Connecticut's shelters are at capacity
now, and so are the ancillary emergency shelters set up to collect
the overflow. But just off in the distance broils a menace that
promises to blow through the state's carefully constructed homeless
programs like a tidal wave through matchsticks.
If shelters are crowded now, it's not
hard to predict what will happen after the wave hits.
Standing on the shore are shelter workers,
substance-abuse counselors, law-enforcement officials and researchers
watching the wave set in motion by the highly addictive street drug
methamphetamine. They can see the wave. They can see their clients.
And they can see the devastation already left in its wake in states
that have been hit full-force. And while they are all sounding the
alarm, they know that eventually the heavy lifting, the mopping
up, will fall to them.
By most accounts, the meth frenzy,
which started in Hawaii and has steadily moved east, has already
hit full-force in the Midwest. The bulk of America's meth, and materials
used in its production, now come from Mexico, and the wave continues
to rush east. It's been in New York clubs for a while, and last
month an East Hampton man was sentenced in what was thought to be
one of Connecticut's first meth-related arrests.
Count on there being more.
No one wants to imagine what will happen
when meth hits here, but Brian Baker, assistant director at Hartford's
South Park Inn, says it will have a worse effect among the homeless
population than crack cocaine had in the mid-'80s. When that particular
scourge hit Hartford and the surrounding area, the shelters - many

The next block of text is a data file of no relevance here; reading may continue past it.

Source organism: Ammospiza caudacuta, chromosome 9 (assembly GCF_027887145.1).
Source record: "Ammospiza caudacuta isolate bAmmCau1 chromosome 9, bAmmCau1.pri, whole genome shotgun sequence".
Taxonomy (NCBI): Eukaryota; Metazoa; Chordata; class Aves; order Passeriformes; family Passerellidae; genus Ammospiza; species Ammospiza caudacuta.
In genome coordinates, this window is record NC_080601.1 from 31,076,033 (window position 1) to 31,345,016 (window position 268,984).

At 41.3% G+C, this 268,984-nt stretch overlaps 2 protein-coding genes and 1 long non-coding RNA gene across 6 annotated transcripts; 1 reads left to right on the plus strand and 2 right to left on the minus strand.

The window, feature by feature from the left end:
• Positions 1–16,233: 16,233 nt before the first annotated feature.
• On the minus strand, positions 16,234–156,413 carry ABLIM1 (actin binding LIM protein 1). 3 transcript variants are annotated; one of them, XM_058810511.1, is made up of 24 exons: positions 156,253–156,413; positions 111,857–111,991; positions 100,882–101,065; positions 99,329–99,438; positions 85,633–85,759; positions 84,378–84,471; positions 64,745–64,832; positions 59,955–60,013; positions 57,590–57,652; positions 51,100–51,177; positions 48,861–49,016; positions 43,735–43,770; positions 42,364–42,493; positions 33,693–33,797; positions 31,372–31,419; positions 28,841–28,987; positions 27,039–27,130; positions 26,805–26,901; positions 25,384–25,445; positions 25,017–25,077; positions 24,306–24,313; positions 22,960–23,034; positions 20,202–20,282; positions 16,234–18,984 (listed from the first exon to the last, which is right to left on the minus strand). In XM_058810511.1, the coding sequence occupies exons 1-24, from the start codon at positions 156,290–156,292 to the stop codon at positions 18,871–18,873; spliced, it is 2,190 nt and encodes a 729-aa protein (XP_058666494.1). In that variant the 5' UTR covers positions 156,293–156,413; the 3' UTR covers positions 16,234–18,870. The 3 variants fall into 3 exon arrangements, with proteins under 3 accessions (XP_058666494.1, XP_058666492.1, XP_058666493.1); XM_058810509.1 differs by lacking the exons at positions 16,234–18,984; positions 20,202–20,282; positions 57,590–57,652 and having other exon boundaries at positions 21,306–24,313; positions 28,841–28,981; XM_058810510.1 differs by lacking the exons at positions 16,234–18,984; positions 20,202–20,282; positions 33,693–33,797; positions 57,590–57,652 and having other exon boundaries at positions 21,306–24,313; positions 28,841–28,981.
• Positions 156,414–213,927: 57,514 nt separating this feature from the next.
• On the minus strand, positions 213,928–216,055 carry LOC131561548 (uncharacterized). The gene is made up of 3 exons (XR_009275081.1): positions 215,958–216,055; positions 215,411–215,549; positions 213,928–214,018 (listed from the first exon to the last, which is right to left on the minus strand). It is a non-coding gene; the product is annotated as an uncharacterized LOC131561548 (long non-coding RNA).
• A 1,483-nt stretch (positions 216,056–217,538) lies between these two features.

of them new and ill-equipped to deal with the problem - sagged under
the weight of their new clientele. In some ways, there has been
no catching up.
According to Merrill Singer, Hispanic
Health Council research director, crack hit both coasts simultaneously
in the '80s, with scant preparation by the people on the front lines.
HIV arrived the same way, with little in the way of preventive public
health policy to meet it.
No one wants a repeat of that.
Because as bad as crack was and is,
meth is deadlier, its effects longer lasting, and it is fairly easily
made in the privacy of your home. "Fairly easily," except
a bad mix can combust, and the runoff is toxic.
The governor has suggested longer prison
sentences and moving some materials that go into the mix - such
as certain cold medicines - behind the counter at pharmacies. But
the people closer to the ground say that's not the answer. Attacking
the supply side of illegal drugs is never as effective as attacking
the abuse aspect.
The answer, says Singer, who with others
has tracked the drug's spread for 15 years, is education. If this
is your brain (a fragile egg), then this is your brain on meth (a
hole in the bottom of the frying pan where the toxic egg has eaten
through, ignited the burners beneath it and destroyed the house).
In its purest form, meth is called
ice because it looks like glass shards. Ice is 97 percent to 99
percent pure, and it can be addictive from the first try. Even in
less pure forms, users say the effect is like a macabre dance with
the toothless child of heroin and cocaine, combining the euphoria
of one with the intensity of the other. And unlike other drugs,
the long-term brain damage delivered by meth use appears to be irreversible.
It can be shot, snorted, smoked or eaten.
In preparing for such an epidemic
(another word public-health officials use when they describe meth),
the best defense is a wicked offense. Potential users need to know
what they are playing with. People like Baker and others who run
shelters in Connecticut pray that works. In a shelter, there is
only so much space in the hallways once the beds fill up.
Reprinted with permission of the Hartford Courant.
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